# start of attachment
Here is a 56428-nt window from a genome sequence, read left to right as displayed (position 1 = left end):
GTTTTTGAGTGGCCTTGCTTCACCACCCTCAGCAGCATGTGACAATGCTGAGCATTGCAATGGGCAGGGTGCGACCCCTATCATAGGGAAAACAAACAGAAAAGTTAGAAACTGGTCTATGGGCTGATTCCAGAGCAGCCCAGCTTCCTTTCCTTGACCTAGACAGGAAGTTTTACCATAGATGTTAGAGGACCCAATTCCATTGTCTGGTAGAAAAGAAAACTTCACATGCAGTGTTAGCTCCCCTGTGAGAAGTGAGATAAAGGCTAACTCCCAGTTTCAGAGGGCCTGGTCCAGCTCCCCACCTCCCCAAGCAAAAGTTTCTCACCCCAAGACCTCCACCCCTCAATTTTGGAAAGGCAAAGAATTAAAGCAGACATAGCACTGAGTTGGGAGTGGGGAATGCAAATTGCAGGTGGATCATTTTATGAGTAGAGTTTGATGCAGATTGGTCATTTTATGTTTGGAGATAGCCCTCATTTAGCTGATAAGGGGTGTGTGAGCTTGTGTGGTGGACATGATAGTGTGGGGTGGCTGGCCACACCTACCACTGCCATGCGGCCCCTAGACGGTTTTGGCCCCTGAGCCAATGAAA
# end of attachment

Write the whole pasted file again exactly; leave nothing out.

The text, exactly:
Here is a 56428-nt window from a genome sequence, read left to right as displayed (position 1 = left end):
GTTTTTGAGTGGCCTTGCTTCACCACCCTCAGCAGCATGTGACAATGCTGAGCATTGCAATGGGCAGGGTGCGACCCCTATCATAGGGAAAACAAACAGAAAAGTTAGAAACTGGTCTATGGGCTGATTCCAGAGCAGCCCAGCTTCCTTTCCTTGACCTAGACAGGAAGTTTTACCATAGATGTTAGAGGACCCAATTCCATTGTCTGGTAGAAAAGAAAACTTCACATGCAGTGTTAGCTCCCCTGTGAGAAGTGAGATAAAGGCTAACTCCCAGTTTCAGAGGGCCTGGTCCAGCTCCCCACCTCCCCAAGCAAAAGTTTCTCACCCCAAGACCTCCACCCCTCAATTTTGGAAAGGCAAAGAATTAAAGCAGACATAGCACTGAGTTGGGAGTGGGGAATGCAAATTGCAGGTGGATCATTTTATGAGTAGAGTTTGATGCAGATTGGTCATTTTATGTTTGGAGATAGCCCTCATTTAGCTGATAAGGGGTGTGTGAGCTTGTGTGGTGGACATGATAGTGTGGGGTGGCTGGCCACACCTACCACTGCCATGCGGCCCCTAGACGGTTTTGGCCCCTGAGCCAATGAAA